I hear from those on the right that President Bush is to be commended for ignoring the polls. Reagan was also famous for indicating that polls would not play a major role in his decision-making. This is supposed to represent courage and strong convictions.
I think this is wrong. Politics is always about building and maintaining consensus. The most important function of the presidency is not simply to exercise presidential power, but to use the "bully pulpit" to persuade the electorate of the wisdom of national policies. This is particularly true of those who are critics. It is of paramount importance that our leaders make the effort to bring along those who disagree, or when that fails, at least to make forceful arguments in support of national policies.
President Bush has failed at this. For whatever reason, he has not devoted sufficient attention to convincing the country that his policies are the right ones. His courage in ignoring the polls is the courage to do the "right thing" despite public rejection. This is certainly admirable, but policies without public support are soon doomed to failure.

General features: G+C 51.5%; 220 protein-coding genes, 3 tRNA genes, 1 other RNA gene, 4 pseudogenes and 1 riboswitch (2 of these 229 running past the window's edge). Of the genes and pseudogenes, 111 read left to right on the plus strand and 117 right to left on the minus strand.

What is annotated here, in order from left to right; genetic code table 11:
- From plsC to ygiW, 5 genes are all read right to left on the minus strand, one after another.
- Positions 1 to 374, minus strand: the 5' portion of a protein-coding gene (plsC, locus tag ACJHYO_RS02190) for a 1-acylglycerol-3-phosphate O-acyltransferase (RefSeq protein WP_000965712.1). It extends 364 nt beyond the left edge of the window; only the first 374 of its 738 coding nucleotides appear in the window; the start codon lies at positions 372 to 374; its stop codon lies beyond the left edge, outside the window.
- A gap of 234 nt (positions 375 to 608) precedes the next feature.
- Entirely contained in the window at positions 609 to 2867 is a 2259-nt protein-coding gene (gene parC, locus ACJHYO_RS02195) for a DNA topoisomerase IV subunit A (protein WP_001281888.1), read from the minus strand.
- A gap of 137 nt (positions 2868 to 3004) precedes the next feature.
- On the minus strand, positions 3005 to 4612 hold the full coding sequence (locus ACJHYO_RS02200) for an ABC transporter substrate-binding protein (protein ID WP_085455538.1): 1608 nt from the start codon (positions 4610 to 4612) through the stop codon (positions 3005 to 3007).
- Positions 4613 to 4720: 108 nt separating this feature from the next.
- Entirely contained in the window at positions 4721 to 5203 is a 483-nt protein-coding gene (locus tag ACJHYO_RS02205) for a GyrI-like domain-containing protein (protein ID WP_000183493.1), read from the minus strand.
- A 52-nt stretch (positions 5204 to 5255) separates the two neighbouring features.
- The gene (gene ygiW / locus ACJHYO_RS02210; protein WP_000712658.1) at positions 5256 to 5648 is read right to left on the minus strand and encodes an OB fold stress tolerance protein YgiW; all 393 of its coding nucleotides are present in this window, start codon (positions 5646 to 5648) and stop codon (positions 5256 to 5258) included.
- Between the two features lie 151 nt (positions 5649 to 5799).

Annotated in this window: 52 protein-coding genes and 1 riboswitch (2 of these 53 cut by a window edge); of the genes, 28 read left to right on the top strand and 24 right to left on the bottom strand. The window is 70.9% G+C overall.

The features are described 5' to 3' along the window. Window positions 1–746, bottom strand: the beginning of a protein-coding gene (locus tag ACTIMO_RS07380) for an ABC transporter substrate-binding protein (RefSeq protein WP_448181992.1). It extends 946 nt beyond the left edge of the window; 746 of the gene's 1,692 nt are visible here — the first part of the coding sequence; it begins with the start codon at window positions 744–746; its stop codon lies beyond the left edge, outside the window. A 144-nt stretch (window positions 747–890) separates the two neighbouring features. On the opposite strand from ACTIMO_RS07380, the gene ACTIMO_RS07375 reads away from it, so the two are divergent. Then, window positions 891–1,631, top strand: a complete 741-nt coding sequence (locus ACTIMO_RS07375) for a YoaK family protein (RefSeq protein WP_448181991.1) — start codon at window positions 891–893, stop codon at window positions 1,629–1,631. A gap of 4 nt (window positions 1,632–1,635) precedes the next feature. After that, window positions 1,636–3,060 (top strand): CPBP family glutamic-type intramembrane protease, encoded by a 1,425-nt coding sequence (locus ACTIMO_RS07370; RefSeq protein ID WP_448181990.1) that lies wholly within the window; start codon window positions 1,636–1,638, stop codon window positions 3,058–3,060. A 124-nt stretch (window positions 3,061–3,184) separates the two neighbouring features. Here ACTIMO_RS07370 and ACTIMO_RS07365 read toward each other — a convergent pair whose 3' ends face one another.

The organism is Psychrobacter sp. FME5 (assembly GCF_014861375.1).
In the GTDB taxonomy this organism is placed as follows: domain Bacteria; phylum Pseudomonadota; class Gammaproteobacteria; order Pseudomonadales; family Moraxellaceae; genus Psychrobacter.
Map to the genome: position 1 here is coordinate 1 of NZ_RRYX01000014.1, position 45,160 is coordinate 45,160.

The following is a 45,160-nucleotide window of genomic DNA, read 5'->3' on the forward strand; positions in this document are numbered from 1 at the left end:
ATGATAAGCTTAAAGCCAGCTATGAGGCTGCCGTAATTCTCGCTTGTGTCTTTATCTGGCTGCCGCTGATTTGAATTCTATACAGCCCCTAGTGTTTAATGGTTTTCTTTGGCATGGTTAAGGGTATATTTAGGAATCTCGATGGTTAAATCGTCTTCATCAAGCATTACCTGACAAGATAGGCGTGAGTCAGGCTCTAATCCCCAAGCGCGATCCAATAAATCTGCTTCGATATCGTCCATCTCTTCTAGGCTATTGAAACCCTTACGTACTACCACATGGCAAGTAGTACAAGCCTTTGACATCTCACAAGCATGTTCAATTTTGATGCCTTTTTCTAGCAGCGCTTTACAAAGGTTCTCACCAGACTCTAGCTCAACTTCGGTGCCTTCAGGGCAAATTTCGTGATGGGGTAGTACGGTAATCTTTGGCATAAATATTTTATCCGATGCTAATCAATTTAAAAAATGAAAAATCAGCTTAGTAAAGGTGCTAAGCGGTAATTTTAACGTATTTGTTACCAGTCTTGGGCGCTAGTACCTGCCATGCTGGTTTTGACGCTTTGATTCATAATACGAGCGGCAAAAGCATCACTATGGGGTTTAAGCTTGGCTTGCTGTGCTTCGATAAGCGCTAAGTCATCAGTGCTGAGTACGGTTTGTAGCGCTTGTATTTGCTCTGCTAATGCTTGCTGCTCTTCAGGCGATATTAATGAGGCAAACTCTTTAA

"Finger in the wind" behavior is clearly cowardly, but it is not wise or good to ignore public opinion.
The difference is subtle. Polls should not be used in a craven attempt to determine what policies will get an officeholder re-elected. Polls can and should be used to guide leaders in choosing policies that have hope of public support. They are good modulators of a principled policy, but not a substitute for a principled direction.
Ultimately, it is the ideas that last. Great leaders push ideas and use their leadership positions to put them into practice and broaden their appeal. When the leaders are gone, the ideas live on.
President Bush may have made some difficult and courageous choices during his presidency, but his failure to effectively sell his policies will weigh heavily on his legacy.
"All men having power ought to be distrusted to a certain degree." --James Madison